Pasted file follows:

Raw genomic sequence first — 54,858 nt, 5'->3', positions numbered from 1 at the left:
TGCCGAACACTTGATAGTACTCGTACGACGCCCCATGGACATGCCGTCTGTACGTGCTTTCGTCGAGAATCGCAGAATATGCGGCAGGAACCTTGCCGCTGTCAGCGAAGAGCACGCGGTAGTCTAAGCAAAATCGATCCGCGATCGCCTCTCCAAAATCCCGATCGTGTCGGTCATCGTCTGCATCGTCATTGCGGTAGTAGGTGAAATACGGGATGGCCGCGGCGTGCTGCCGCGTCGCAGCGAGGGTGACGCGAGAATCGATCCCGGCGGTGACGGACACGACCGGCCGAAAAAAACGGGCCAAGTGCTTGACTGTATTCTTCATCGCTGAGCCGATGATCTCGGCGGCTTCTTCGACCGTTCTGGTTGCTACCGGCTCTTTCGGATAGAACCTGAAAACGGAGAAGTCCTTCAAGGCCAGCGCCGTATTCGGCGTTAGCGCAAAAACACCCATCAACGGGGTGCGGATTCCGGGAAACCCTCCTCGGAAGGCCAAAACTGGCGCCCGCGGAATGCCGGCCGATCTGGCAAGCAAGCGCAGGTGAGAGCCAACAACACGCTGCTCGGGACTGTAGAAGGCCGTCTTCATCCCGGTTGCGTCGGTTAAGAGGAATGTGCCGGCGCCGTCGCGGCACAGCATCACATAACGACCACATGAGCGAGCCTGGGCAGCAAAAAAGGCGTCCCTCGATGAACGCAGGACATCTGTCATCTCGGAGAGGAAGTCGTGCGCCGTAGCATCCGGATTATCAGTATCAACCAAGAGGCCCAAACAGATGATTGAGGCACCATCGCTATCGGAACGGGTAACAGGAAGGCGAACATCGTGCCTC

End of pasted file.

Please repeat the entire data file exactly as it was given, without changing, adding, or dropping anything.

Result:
Raw genomic sequence first — 54,858 nt, 5'->3', positions numbered from 1 at the left:
TGCCGAACACTTGATAGTACTCGTACGACGCCCCATGGACATGCCGTCTGTACGTGCTTTCGTCGAGAATCGCAGAATATGCGGCAGGAACCTTGCCGCTGTCAGCGAAGAGCACGCGGTAGTCTAAGCAAAATCGATCCGCGATCGCCTCTCCAAAATCCCGATCGTGTCGGTCATCGTCTGCATCGTCATTGCGGTAGTAGGTGAAATACGGGATGGCCGCGGCGTGCTGCCGCGTCGCAGCGAGGGTGACGCGAGAATCGATCCCGGCGGTGACGGACACGACCGGCCGAAAAAAACGGGCCAAGTGCTTGACTGTATTCTTCATCGCTGAGCCGATGATCTCGGCGGCTTCTTCGACCGTTCTGGTTGCTACCGGCTCTTTCGGATAGAACCTGAAAACGGAGAAGTCCTTCAAGGCCAGCGCCGTATTCGGCGTTAGCGCAAAAACACCCATCAACGGGGTGCGGATTCCGGGAAACCCTCCTCGGAAGGCCAAAACTGGCGCCCGCGGAATGCCGGCCGATCTGGCAAGCAAGCGCAGGTGAGAGCCAACAACACGCTGCTCGGGACTGTAGAAGGCCGTCTTCATCCCGGTTGCGTCGGTTAAGAGGAATGTGCCGGCGCCGTCGCGGCACAGCATCACATAACGACCACATGAGCGAGCCTGGGCAGCAAAAAAGGCGTCCCTCGATGAACGCAGGACATCTGTCATCTCGGAGAGGAAGTCGTGCGCCGTAGCATCCGGATTATCAGTATCAACCAAGAGGCCCAAACAGATGATTGAGGCACCATCGCTATCGGAACGGGTAACAGGAAGGCGAACATCGTGCCTC